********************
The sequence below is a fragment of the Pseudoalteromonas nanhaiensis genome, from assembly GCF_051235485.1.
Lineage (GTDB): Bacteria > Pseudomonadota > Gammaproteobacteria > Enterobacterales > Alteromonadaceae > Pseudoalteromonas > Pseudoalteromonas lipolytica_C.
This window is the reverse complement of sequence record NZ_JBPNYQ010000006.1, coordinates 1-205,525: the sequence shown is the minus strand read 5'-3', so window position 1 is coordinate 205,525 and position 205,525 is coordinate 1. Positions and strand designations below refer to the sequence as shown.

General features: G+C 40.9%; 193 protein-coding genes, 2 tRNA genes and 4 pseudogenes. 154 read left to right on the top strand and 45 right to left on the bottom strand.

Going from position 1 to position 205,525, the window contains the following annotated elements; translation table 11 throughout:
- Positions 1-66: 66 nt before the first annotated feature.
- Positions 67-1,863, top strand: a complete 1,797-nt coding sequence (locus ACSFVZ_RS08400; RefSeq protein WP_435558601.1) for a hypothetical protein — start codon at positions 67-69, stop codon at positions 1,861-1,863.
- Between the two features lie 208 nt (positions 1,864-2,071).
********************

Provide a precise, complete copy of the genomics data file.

The sequence below is a fragment of the Pseudoalteromonas nanhaiensis genome, from assembly GCF_051235485.1.
Lineage (GTDB): Bacteria > Pseudomonadota > Gammaproteobacteria > Enterobacterales > Alteromonadaceae > Pseudoalteromonas > Pseudoalteromonas lipolytica_C.
This window is the reverse complement of sequence record NZ_JBPNYQ010000006.1, coordinates 1-205,525: the sequence shown is the minus strand read 5'-3', so window position 1 is coordinate 205,525 and position 205,525 is coordinate 1. Positions and strand designations below refer to the sequence as shown.

General features: G+C 40.9%; 193 protein-coding genes, 2 tRNA genes and 4 pseudogenes. 154 read left to right on the top strand and 45 right to left on the bottom strand.

Going from position 1 to position 205,525, the window contains the following annotated elements; translation table 11 throughout:
- Positions 1-66: 66 nt before the first annotated feature.
- Positions 67-1,863, top strand: a complete 1,797-nt coding sequence (locus ACSFVZ_RS08400; RefSeq protein WP_435558601.1) for a hypothetical protein — start codon at positions 67-69, stop codon at positions 1,861-1,863.
- Between the two features lie 208 nt (positions 1,864-2,071).